Basically the only downside to filing bankruptcy for someone who is "judgment -proof" (with little assets and on unemployment), is that one has to wait 8 years before doing it again. This means that person has to be very careful going forward to not incur any debts that cannot be paid, because not being able to file leaves one vulnerable to judgments that cannot be discharged.
The other factor to consider is how much you are likely to earn when you do return to work, because if it is over a certain amount (41724.00 for single person in Ohio), you may not be able to do so.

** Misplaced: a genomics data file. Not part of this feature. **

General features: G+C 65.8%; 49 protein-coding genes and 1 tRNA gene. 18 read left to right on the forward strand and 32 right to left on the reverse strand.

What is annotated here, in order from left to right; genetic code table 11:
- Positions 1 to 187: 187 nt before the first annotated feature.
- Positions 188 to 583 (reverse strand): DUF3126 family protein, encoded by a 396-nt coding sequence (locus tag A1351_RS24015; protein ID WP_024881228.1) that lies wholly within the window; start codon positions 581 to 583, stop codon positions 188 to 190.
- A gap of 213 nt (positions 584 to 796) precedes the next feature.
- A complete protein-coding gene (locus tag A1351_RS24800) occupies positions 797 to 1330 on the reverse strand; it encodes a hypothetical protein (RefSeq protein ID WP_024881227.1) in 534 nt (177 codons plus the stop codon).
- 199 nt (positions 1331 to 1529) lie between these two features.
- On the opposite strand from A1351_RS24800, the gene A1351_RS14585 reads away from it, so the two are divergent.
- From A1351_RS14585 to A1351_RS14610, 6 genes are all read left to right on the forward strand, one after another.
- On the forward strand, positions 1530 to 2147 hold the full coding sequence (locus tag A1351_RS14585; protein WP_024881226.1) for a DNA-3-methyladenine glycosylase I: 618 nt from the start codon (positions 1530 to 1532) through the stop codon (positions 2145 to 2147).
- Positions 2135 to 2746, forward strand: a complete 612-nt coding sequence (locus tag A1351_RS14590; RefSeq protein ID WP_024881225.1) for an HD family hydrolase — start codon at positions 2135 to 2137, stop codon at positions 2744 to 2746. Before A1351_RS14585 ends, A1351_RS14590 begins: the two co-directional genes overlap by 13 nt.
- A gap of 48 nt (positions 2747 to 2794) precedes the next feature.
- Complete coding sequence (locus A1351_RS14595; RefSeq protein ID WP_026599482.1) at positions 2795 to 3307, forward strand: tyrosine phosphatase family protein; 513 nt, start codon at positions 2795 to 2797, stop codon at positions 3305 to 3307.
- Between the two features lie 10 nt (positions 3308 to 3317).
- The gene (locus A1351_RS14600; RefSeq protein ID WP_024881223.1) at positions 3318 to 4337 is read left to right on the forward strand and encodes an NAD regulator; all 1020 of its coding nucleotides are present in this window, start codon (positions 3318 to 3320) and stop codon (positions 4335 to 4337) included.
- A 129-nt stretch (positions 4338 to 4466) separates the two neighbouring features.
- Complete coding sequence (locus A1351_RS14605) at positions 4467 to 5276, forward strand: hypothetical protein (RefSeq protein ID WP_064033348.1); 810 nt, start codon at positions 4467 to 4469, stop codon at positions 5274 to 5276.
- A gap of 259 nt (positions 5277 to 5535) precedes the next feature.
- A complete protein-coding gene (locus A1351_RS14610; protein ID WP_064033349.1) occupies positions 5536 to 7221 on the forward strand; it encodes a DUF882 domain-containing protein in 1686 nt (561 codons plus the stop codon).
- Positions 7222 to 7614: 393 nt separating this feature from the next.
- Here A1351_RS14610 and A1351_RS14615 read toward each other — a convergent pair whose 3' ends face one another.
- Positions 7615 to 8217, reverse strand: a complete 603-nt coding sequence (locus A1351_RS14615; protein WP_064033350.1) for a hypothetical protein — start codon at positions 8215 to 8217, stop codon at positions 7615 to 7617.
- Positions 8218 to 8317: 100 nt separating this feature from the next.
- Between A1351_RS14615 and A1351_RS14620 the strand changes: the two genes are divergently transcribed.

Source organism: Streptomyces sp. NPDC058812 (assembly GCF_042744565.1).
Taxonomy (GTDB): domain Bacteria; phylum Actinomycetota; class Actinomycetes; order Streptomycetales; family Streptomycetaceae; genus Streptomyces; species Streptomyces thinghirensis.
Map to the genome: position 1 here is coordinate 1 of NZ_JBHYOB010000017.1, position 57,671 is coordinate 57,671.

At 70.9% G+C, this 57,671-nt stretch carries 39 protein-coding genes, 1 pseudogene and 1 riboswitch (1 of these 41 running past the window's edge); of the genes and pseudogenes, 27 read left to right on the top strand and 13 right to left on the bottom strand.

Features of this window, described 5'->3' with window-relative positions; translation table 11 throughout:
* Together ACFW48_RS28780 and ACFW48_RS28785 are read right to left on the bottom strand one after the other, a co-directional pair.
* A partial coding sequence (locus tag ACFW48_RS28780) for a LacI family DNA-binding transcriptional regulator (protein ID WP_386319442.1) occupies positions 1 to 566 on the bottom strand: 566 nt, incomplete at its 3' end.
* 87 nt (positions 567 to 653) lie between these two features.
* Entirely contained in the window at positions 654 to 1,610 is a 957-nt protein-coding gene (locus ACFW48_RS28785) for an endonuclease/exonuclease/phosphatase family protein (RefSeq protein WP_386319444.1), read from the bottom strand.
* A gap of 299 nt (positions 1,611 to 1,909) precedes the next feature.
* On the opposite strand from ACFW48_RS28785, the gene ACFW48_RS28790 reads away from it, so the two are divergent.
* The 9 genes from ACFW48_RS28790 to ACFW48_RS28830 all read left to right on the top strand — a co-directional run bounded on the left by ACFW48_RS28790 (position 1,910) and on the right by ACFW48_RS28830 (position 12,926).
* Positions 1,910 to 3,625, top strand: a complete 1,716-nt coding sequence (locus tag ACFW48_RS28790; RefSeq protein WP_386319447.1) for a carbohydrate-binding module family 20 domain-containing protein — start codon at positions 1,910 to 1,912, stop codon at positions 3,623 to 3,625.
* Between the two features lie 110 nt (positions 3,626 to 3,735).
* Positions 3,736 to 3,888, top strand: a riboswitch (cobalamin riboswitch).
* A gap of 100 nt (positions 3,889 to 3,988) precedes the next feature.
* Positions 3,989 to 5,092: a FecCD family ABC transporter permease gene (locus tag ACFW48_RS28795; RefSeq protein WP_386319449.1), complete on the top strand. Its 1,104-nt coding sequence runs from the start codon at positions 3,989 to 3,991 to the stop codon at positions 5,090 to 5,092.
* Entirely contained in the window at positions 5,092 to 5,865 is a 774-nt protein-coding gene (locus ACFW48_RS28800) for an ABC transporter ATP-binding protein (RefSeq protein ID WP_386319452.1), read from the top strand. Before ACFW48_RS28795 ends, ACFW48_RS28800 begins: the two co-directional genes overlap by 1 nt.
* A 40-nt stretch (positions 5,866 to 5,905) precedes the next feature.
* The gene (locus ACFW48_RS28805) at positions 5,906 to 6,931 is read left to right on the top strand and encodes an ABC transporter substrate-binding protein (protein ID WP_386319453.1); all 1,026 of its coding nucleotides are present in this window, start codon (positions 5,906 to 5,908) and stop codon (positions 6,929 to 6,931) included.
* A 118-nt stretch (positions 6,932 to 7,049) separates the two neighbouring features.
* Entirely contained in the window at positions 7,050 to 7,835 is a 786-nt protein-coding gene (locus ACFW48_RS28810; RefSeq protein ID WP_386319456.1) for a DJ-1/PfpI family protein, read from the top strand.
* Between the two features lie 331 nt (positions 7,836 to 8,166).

So, one who is judgment-proof has to balance the fact that bankruptcy is not necessary at this point with the fact that bankruptcy might not be available later.
Bankruptcy causes the credit score to nosedive (unless the score is already low because of delinquent debts) and remains on one's credit report for 10 years after filing. However, one's credit score tends to start to improve within one year after filing if no further negative input.
Since bankruptcy stays on the credit report for 10 years, that is how long it can affect apartment hunting and student loan applications. However, there are many landlords
who do not check credit reports.